my town or the boy in the news story actually think, or thought...it
was OK TO KILL SOMEONE?

I can't argue this, because I know some young people who have screwed
up badly and then turned their life around.

I know people who screwed up their life so badly when they were young
but because of the help they received, they are making a difference in
the lives of young offenders. The company I work for builds the
offices in Newark for past offenders changing the lives of these young
kids.

If you want to hang everyone, that is your perogotive. In the end, do
you really think that will solve the problem. Do you really think that
will put an end to these tragedies. Really, is that what you believe?
Make an example and it all ends???? Is it that simple??
Maggie


Since when is involuntary manslaughter the death penalty?

Let's see your reaction if the murdered person is your child and the killer
gets 1-3 years and a 300 dollar fine.

jj

  #6  
Old March 16th 05, 05:18 PM
Maggie
external usenet poster
 
Posts: n/a
Default


jj wrote:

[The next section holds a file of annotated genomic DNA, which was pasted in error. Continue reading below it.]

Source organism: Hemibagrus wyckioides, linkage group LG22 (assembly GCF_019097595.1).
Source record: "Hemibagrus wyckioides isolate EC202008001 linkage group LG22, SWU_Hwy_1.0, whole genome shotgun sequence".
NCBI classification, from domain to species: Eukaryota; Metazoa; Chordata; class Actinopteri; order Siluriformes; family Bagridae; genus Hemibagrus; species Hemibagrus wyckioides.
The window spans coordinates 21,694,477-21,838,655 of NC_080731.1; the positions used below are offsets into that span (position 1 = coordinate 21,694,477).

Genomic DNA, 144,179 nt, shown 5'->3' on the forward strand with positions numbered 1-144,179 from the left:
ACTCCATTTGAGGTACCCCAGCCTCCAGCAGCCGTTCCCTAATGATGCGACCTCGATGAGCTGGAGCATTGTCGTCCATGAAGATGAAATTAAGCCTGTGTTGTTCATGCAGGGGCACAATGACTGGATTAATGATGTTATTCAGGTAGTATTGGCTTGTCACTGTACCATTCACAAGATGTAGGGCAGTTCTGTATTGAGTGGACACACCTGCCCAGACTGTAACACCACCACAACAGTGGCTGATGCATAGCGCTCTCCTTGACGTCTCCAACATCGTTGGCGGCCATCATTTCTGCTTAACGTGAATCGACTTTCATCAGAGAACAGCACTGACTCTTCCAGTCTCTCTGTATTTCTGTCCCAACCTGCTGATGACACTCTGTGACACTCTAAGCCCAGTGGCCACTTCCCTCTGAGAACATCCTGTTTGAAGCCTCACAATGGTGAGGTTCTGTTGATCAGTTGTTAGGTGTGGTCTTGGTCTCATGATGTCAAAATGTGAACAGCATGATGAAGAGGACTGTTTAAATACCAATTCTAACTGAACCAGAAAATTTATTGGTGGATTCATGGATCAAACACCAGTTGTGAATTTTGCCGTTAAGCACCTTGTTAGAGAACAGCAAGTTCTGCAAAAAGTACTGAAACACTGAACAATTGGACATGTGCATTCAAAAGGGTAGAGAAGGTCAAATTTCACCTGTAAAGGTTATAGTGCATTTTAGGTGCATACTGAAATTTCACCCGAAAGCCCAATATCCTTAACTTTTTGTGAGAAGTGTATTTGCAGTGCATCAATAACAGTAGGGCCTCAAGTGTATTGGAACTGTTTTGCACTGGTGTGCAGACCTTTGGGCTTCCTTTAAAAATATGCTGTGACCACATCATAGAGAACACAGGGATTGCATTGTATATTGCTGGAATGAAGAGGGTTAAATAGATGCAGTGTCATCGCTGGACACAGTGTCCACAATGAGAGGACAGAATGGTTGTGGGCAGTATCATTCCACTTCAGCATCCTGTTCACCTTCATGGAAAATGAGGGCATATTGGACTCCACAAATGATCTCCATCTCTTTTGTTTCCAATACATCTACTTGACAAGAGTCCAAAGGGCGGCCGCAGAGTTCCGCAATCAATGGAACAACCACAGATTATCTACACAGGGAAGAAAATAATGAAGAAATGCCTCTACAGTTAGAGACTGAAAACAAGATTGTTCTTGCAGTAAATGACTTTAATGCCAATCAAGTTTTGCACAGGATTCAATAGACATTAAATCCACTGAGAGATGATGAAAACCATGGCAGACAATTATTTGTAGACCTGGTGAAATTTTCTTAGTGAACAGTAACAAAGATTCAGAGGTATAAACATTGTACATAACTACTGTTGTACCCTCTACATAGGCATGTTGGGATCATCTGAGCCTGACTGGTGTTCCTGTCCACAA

On 16 Mar 2005 08:16:49 -0800, "Maggie"

wrote:


jj wrote:
On 16 Mar 2005 07:00:18 -0800, "Maggie"


wrote:



http://www.timesunion.com/aspstories...StoryID=342295


What are we supposed to say about this article? In your opinion

what
type of sentence should the 18 year old receive? We just had an
incident in our town where a young man ran down another young man

while
recklessly speeding. One boy is dead and one boy's life is ruined
forever. They were friends. They were fooling around, it turned

tragic.
Both the parents of the victim and the parents of the boy charged

with
the crime are grieving. My son knew both of them.

In my opinion both lost their "children" forever. One buried, one

now
in jail. If he serves one year or 100 years, he has to remember

the
night he killed his friend. Both so young. They were friends,

they
were acting like fools, in one moment so many people suffered.

This
was
not malicious intent. It was stupidity that leaves a legacy of

pain
for
all involved.

What should happen to the 18 year old that would make anything

right
again for anyone? What should be his punishment?
Maggie

Same punishment as for involuntary manslaughter. Why is there a